“Nashville’s a city that feels more like a collection of towns, with great landforms, rivers, and houses…the outdoors are always beckoning, whether you’re into golfing or gardening or walking or anything except sitting at your desk in dismay. And once you hop in your car, you quickly can cover a lot of interesting ground that reaches from contemporary disgrace to venues little changed over several decades and [dating] back as far as the Civil War.” —Gary Fisketjon, vice president and editor-at-large of Knopf
When I moved to Nashville from New York City, I never could’ve anticipated the impact it would have on my life as an athlete. I never played country-club sports growing up but am now an avid golf and tennis player. (I even ran the Music City Marathon in 2001.) In fact, years before I had the pleasure of working on my books with Fisketjon, he helped me shave strokes off my handicap at countless local courses. The fact is that Nashvillians are a sporty tribe; we play as avidly as we root for our local college and pro teams. Whether you’re into horseback riding, running, hiking, golf, or cycling, you can do all of these at Edwin and Percy Warner Parks (2500 Old Hickory Boulevard), which consist of over 2,600 acres of green space that include countless horse and hiking trails, a steeplechase, multiple roads for running, and two golf courses. I learned to play the game at Harpeth Hills Golf Course, which is run by our municipal system (green fees are twenty-eight dollars on weekdays). It’s a track that’s hilly, supremely challenging, and rampant with wildlife (deer, hawks, and some of the biggest turkeys you’ve ever seen). I did my marathon training on the park’s punishing hills; my wife and I love to hike the Mossy Ridge Trail; and if I want a peaceful break from a morning of writing, I walk its canopy-covered roads at midday, where I’m sure to see more owls than people.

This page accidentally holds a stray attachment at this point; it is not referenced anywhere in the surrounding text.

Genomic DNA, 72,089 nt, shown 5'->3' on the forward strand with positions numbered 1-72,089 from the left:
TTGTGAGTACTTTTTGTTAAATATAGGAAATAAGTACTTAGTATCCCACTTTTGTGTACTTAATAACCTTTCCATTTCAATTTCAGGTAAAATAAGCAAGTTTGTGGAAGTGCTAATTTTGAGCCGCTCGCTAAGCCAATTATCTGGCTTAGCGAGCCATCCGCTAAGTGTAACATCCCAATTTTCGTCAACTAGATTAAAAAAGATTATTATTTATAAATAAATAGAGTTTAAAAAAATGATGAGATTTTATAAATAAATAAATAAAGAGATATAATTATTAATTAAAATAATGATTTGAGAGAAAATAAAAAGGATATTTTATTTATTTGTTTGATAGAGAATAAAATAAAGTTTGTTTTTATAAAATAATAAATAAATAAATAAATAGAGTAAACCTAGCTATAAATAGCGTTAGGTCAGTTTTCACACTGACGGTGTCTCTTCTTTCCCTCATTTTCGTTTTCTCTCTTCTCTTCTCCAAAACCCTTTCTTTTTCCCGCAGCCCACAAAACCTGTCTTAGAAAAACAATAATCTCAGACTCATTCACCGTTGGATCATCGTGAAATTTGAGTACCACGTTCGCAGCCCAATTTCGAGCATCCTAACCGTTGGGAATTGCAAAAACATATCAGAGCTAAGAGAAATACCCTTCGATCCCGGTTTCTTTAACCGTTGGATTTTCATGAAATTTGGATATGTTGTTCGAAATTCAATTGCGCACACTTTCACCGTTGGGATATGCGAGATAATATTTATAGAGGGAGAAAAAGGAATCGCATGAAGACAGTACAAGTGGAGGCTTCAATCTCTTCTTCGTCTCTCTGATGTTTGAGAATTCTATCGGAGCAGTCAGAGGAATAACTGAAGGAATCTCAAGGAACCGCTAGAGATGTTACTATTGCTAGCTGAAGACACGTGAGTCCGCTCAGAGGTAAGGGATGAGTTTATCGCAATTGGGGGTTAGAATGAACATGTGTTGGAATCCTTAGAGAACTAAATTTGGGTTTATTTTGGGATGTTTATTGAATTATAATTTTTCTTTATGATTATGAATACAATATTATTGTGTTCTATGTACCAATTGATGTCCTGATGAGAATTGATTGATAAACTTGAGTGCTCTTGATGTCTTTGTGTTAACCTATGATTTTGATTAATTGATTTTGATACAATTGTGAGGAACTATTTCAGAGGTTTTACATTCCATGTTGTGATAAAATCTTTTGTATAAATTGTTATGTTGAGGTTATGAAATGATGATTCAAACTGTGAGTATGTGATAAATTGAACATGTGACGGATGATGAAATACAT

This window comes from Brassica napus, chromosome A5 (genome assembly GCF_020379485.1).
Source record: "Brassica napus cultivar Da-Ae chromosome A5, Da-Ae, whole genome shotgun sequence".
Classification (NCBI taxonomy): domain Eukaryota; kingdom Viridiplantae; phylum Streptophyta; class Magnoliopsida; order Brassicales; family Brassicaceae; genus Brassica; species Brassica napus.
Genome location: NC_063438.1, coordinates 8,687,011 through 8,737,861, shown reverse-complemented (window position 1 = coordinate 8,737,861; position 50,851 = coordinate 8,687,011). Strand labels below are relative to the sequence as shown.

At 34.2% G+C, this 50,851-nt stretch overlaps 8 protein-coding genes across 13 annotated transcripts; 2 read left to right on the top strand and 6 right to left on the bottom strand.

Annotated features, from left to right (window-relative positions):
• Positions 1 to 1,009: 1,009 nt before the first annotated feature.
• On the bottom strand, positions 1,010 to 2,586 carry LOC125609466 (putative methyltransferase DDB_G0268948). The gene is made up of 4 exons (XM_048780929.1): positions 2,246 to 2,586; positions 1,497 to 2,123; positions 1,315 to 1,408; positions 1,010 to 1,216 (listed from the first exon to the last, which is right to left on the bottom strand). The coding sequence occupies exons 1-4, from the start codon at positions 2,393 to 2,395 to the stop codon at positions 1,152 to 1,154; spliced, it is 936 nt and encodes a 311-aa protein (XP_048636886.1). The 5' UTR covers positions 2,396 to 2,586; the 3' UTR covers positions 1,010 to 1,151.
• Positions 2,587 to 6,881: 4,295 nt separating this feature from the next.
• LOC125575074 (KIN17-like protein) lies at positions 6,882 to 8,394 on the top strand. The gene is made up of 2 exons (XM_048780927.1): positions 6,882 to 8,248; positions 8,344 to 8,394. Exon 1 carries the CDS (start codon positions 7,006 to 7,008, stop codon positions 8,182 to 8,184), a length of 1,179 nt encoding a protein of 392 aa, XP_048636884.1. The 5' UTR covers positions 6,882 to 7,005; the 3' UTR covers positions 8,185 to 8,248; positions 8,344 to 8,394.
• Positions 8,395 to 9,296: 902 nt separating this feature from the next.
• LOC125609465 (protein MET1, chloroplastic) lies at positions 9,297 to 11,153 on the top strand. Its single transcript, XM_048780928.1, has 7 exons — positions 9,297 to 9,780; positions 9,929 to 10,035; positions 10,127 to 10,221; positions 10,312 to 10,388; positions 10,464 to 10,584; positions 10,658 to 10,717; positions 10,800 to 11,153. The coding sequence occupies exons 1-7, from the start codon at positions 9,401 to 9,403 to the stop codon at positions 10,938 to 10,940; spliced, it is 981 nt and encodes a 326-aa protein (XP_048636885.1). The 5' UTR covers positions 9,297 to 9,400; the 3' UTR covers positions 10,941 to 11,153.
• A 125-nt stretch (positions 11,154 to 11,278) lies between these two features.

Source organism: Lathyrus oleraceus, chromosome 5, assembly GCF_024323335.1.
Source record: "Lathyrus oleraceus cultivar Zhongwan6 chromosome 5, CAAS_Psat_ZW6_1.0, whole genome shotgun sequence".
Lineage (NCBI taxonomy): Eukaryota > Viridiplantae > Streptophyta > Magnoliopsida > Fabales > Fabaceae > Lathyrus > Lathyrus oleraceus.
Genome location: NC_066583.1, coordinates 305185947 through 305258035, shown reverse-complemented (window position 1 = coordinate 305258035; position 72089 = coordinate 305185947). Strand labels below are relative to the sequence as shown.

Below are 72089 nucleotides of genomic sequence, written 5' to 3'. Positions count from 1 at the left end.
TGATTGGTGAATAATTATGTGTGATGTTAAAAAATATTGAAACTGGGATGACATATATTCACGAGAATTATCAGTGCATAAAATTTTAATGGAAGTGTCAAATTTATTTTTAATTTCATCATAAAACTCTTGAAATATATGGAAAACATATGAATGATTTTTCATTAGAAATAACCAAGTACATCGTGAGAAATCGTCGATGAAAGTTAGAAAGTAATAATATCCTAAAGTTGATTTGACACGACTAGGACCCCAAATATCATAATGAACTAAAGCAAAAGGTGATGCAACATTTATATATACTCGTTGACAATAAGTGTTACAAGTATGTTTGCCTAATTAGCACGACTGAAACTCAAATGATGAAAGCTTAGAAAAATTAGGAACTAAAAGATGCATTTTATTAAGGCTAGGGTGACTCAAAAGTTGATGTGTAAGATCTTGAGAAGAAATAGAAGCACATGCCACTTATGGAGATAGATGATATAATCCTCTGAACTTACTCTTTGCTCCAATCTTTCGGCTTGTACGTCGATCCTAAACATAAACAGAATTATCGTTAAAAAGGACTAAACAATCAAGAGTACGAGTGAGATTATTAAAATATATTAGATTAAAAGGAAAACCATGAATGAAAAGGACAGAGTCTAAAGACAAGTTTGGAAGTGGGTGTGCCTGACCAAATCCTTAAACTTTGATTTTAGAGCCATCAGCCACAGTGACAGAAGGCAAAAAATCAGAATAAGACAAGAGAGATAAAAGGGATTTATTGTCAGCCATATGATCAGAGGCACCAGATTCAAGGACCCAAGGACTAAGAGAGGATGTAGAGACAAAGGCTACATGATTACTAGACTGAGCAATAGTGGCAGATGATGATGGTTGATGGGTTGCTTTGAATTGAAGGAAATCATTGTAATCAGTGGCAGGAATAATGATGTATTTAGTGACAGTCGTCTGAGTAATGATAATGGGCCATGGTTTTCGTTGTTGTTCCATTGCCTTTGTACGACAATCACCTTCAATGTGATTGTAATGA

Walk around the lovely grounds of Scarritt-Bennett Center (1008 Nineteenth Avenue South) if you’re seeking peace and inspiration—there’s always a shady spot to be found among its gothic buildings fashioned of Crab Orchard stone—and visit the Poet’s Corner, a reading series featuring a local poet that’s held the fourth Thursday of every month.